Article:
Mercedes E220 CDI Sport Ravenglass
Askam In Furness
Mercedes E220 CDI Sport
Jaguar faced the same predicament when developing the XF, and came out all guns blazing with a dramatic style. But the E-Class is underwhelming. Despite its twin headlamps, it looks like a bigger version of its C-Class stablemate. In Sport trim you get smart 18-inch alloys and an AMG bodykit, although it still lacks its rival’s presence.
The fresh shape works in the wind tunnel, though, because Mercedes says its low-drag car is the world’s most aerodynamic luxury saloon.
Unfortunately, the cabin isn’t so sleek. Its angular dashboard is smart but uninspiring, and dominated by swathes of black plastic. The firm’s expensive COMAND control system is showing its age, too. The £2,129 set-up includes sat-nav, a USB and iPod connector and a built-in hard drive to store digital music files, yet its controls are made to feel cumbersome by the Jaguar’s touchscreen display.
From behind the wheel the windscreen is unusually close and upright, which is great for visibility as the pillars do not obstruct your view approaching roundabouts. And there’s plenty of scope to adjust the driving position, too. In the back, legroom is comparable with that of its longer British rival and the E-Class also matches the Jag’s generous 540-litre boot. However, folding rear seats are optional – you have to pay £391 extra.
Up front, the 2.1-litre engine has a typical diesel rattle that doesn’t really improve on the move. The four-cylinder direct-injection twin-turbo produces 168bhp and a hefty 400Nm of torque at only 1,400rpm, but it sounds coarse next to the smooth 3.0-litre Jaguar. And with fewer cylinders and a smaller capacity, it lacks the XF’s outright punch, too. Our car took 8.5 seconds to cover 0-60mph – that’s 1.9 seconds slower than its British-built rival.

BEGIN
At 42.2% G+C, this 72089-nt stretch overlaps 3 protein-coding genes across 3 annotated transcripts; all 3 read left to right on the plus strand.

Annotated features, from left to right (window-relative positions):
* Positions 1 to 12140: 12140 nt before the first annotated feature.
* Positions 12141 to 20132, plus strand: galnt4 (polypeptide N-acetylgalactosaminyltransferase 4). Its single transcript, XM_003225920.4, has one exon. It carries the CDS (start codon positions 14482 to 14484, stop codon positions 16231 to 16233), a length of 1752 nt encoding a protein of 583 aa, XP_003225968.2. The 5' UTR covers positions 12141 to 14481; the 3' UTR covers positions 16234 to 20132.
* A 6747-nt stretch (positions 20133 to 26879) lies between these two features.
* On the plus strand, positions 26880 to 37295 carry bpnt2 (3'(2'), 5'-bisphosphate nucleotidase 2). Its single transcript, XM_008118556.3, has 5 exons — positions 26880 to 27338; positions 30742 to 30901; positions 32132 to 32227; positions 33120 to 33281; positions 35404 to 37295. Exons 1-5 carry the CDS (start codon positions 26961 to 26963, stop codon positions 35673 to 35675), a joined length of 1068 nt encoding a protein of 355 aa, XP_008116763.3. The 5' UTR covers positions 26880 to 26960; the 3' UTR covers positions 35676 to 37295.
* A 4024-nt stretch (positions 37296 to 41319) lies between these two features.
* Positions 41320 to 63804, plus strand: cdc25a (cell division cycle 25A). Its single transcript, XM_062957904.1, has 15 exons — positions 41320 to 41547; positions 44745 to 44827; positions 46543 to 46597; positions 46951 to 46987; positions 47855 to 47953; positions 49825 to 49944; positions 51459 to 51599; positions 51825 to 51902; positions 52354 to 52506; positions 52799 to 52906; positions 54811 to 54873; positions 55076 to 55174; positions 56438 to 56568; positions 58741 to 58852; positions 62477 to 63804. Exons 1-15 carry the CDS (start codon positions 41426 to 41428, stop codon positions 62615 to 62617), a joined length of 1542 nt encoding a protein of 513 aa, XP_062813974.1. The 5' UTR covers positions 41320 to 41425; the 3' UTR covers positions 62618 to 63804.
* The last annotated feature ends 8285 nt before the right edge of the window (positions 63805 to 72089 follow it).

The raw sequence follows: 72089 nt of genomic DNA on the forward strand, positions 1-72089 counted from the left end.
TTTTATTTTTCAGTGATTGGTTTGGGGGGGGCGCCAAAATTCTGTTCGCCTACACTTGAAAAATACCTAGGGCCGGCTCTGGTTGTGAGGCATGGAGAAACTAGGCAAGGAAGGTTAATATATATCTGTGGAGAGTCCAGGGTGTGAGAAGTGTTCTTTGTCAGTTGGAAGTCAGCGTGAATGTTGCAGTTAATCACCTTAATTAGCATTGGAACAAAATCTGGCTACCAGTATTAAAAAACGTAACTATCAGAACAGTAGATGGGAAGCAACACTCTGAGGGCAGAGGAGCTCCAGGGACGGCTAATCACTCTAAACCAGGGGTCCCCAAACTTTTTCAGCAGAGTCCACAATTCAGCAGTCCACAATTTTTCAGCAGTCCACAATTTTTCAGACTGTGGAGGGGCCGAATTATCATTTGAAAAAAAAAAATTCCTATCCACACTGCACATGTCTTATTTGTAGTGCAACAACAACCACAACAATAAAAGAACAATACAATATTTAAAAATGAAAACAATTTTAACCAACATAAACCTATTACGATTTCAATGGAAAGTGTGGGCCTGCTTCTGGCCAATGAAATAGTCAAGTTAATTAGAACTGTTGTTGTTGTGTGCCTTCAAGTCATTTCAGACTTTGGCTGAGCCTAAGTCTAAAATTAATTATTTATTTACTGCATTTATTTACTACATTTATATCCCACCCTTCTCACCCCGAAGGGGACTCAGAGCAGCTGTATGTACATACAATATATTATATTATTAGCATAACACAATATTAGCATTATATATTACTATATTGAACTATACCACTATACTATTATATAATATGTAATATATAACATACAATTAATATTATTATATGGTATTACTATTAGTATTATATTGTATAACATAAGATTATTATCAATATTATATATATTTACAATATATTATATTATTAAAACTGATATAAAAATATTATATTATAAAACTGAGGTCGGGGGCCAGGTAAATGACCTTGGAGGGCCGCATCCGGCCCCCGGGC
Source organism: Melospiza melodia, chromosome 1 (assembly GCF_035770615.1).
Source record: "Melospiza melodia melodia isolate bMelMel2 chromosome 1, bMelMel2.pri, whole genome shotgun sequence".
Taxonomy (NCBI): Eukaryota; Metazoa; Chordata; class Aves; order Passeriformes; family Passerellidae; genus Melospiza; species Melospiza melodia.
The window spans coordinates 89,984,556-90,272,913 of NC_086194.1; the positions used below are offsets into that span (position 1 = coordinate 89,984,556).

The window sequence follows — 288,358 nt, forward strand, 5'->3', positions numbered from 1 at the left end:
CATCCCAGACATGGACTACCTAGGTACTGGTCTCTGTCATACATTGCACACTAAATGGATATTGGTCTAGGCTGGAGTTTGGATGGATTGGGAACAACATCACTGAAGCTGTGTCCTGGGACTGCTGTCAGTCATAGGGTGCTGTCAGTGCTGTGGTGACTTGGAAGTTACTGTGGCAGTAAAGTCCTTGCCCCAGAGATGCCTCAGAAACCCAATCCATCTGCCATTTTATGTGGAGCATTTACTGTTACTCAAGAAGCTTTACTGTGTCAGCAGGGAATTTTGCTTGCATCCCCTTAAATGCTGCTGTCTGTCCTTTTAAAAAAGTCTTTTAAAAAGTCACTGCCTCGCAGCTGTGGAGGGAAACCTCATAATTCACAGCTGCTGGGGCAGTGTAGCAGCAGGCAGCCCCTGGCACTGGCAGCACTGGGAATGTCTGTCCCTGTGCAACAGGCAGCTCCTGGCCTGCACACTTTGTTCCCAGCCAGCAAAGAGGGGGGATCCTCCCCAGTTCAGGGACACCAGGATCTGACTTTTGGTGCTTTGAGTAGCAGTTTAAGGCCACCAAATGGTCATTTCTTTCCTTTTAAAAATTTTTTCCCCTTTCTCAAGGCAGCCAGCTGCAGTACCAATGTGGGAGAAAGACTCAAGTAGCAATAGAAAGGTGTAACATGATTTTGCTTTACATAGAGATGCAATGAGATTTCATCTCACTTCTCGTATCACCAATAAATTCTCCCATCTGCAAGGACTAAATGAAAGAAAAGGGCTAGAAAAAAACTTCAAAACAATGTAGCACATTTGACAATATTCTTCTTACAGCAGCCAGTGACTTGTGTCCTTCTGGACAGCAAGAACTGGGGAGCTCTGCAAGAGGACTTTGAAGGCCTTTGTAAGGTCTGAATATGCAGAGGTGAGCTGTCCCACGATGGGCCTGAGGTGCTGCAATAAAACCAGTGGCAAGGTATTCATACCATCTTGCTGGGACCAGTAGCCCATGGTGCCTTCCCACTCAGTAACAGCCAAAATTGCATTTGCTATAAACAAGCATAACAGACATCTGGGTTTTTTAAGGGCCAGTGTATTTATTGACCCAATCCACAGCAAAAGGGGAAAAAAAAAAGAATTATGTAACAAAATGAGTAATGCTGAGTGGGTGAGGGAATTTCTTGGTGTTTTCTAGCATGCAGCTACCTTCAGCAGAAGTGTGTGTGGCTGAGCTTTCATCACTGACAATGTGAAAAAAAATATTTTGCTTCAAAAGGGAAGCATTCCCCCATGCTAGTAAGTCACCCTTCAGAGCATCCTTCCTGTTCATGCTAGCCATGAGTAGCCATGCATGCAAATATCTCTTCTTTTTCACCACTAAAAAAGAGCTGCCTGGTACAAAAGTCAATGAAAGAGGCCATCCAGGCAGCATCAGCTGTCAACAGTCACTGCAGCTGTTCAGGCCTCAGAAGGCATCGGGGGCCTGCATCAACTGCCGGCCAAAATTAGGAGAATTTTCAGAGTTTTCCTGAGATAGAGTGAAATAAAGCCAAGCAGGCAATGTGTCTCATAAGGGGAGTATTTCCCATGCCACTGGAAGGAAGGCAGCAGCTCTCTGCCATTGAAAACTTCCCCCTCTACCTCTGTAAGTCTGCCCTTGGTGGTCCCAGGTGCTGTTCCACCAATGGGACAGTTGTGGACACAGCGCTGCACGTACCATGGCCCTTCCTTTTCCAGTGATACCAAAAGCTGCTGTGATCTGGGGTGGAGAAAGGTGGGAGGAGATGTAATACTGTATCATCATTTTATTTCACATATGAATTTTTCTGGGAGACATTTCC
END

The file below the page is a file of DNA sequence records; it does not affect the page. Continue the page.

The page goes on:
On the road the Merc feels lively, with plenty of overtaking punch. But its five-speed auto is slow on upshifts, and has one less ratio to play with – so the car is less relaxed at motorway speeds than the Jaguar.
Adaptive suspension comes as standard on the saloon, yet the Sport rides 15mm lower than regular models and doesn’t deal with bumps as effectively as the XF. It also lacks its rival’s agility and body control on more demanding roads. The steering doesn’t help matters because the wheel feels too big and the E-Class is slow to respond to inputs. There’s a lot of kickback over rough surfaces as well.
According to the firm’s official figures the E220 CDI should fare better at the pumps. Yet despite its lower kerbweight and slippery shape, its fuel economy of 32.6mpg was pipped by the Jaguar – rounding off a low-key debut for the executive model.